The Rio Grande is a river that flows from south central Colorado in the United States to the Gulf of Mexico. Along the way it forms part of the Mexico–United States border. According to the International Boundary and Water Commission, its total length was 1,896 miles (3,051 km) in the late 1980s, though course shifts occasionally result in length changes. Depending on how it is measured, the Rio Grande is the fourth or fifth longest river system in North America.
The river serves as a natural border between the U.S. state of Texas and the Mexican states of Chihuahua, Coahuila, Nuevo León, and Tamaulipas. A very short stretch of the river serves as the boundary between the U.S. states of Texas and New Mexico. Since the mid–20th century, heavy water consumption of farms and cities along with many large hydroelectric dams on the river has left only 20% of its natural discharge to flow to the Gulf. Near the river’s mouth, the heavily irrigated Rio Grande Valley is an important agricultural region. The Rio Grande is one of 19 Great Waters recognized by America’s Great Waters Coalition.
The Rio Grande’s watershed covers 182,200 square miles (472,000 km2). Many endorheic basins are situated within, or adjacent to, the Rio Grande’s basin, and these are sometimes included in the river basin’s total area, increasing its size to about 336,000 square miles (870,000 km2).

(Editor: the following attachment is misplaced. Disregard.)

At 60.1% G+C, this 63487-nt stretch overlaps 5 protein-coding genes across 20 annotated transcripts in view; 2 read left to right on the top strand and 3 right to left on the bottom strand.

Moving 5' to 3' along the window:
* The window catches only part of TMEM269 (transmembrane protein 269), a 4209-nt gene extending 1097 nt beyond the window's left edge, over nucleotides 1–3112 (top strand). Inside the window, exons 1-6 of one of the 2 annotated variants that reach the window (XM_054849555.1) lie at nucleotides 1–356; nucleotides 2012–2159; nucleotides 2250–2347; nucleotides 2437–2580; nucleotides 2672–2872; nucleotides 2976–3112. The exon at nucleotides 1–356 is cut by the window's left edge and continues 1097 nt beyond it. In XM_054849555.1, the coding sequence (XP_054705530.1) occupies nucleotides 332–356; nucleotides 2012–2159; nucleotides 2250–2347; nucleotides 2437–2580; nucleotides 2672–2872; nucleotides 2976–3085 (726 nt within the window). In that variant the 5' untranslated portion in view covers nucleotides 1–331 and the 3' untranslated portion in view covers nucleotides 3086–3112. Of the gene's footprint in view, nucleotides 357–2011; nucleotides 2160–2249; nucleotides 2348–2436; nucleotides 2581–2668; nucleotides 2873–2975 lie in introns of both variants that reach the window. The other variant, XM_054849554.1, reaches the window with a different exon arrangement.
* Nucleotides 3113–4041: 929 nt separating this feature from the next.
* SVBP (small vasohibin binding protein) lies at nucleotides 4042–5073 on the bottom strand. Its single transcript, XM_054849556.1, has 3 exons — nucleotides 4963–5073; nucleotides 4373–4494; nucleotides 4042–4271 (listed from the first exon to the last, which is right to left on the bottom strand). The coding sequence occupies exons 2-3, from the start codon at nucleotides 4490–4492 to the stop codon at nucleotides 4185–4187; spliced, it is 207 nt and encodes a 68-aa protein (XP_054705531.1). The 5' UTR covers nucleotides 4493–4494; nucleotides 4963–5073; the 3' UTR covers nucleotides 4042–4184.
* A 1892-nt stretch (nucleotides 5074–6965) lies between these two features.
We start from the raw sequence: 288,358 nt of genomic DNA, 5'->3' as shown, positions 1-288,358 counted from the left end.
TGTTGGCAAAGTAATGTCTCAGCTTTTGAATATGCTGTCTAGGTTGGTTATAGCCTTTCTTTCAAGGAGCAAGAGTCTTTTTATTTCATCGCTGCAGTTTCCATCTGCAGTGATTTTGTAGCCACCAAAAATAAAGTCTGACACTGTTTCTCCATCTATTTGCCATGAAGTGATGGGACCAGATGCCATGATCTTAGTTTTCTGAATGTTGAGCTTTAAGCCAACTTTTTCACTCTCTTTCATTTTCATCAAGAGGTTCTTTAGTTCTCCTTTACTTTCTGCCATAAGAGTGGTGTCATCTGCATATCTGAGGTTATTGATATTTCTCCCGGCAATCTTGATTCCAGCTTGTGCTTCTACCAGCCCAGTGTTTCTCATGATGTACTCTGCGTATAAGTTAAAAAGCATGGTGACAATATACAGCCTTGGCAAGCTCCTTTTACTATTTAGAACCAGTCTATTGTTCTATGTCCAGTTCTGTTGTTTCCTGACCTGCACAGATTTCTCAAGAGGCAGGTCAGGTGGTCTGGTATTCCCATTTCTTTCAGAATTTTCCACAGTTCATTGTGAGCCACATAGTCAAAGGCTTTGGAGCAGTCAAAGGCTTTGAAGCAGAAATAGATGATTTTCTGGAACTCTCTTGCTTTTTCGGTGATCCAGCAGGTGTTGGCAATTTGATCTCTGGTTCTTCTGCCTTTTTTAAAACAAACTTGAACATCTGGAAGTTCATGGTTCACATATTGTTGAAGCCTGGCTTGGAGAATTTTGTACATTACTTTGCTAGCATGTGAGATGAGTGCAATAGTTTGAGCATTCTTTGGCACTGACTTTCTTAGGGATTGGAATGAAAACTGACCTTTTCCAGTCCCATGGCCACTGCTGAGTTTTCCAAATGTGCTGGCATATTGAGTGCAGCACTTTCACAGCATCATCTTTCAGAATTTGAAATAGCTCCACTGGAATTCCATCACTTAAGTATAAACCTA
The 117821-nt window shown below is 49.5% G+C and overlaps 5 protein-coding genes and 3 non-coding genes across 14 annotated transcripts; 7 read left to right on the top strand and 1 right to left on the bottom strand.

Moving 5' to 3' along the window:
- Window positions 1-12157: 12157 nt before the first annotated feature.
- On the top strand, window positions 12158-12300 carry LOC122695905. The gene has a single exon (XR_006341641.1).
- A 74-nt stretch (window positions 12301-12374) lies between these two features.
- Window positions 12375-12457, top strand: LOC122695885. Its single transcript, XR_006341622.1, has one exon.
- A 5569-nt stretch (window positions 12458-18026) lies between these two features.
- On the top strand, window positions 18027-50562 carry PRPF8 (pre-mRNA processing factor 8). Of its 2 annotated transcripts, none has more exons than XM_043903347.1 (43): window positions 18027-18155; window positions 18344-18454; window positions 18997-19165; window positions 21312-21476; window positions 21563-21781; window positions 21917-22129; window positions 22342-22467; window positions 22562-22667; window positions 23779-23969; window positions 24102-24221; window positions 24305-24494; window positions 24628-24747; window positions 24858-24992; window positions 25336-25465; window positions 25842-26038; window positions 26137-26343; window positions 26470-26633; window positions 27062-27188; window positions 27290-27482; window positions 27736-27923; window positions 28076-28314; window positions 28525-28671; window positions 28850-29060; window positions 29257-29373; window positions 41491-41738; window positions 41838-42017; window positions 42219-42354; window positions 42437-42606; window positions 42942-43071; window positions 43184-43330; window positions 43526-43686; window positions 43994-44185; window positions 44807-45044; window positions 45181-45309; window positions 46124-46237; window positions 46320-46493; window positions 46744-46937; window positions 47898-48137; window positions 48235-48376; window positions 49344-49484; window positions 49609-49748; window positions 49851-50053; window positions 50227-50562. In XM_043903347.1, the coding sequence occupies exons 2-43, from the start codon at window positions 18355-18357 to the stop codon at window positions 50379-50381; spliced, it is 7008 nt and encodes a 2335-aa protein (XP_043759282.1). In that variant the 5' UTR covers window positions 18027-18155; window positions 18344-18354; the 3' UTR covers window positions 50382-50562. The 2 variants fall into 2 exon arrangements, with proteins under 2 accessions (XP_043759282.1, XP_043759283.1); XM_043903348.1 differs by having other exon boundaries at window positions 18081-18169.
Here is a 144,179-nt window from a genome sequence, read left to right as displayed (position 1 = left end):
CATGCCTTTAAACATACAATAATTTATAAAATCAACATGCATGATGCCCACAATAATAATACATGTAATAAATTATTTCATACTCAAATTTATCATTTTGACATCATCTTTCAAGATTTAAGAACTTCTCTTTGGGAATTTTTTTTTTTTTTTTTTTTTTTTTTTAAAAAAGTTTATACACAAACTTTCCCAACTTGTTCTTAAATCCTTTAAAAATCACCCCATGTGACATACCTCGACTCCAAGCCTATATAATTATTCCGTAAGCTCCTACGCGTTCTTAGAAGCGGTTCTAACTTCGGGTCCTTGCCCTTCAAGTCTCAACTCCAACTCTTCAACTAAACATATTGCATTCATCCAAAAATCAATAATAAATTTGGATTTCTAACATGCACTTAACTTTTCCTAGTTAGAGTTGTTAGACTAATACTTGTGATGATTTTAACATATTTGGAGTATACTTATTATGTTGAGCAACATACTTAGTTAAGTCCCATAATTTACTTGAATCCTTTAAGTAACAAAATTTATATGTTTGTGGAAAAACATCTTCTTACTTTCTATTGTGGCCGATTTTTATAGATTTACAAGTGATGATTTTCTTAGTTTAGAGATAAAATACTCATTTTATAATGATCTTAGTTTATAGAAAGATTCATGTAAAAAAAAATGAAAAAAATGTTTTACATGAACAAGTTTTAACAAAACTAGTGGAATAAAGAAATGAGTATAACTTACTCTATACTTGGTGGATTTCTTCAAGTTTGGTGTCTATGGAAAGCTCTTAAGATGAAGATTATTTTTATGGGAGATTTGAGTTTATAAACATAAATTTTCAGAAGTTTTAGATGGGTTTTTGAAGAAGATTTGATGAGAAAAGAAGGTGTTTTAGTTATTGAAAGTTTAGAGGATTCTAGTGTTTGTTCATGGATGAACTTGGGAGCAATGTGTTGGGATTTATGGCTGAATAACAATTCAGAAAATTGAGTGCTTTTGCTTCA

The Rio Grande rises in the western part of the Rio Grande National Forest in the U.S. state of Colorado. The river is formed by the joining of several streams at the base of Canby Mountain in the San Juan Mountains, just east of the Continental Divide. From there, it flows through the San Luis Valley, then south into New Mexico, passing through Española, Albuquerque, and Las Cruces to El Paso, Texas and Ciudad Juárez, Chihuahua.
Below El Paso it serves as part of the border between the United States and Mexico. The official river border measurement ranges from 889 miles (1,431 km) to 1,248 miles (2,008 km), depending on how the river is measured. A major tributary, the Rio Conchos, enters at Ojinaga, Chihuahua, below El Paso, and supplies most of the water in the border segment. Other well-known tributaries include the Pecos and the smaller Devils, which join the Rio Grande on the site of Amistad Dam. Despite its name and length, the Rio Grande is not navigable by ocean-going ships, nor do smaller passenger boats or cargo barges use it as a route. It is barely navigable at all, except by small boats in a few places.
The Rio Grande rises in high mountains and flows for much of its length at high elevation; El Paso is 3,762 feet (1,147 m) above sea level. In New Mexico, the river flows through the Rio Grande rift from one sediment-filled basin to another, cutting canyons between the basins and supporting a fragile bosque ecosystem on its flood plain. From El Paso eastward, the river flows through desert. Only in the sub-tropical lower Rio Grande Valley is there extensive irrigated agriculture. The river ends in a small sandy delta at the Gulf of Mexico. During portions of 2001 and 2002 the mouth of the Rio Grande was blocked by a sandbar. In the fall of 2003 the sandbar was cleared by high river flows of about 7,063 cubic feet per second (200 m3/s).
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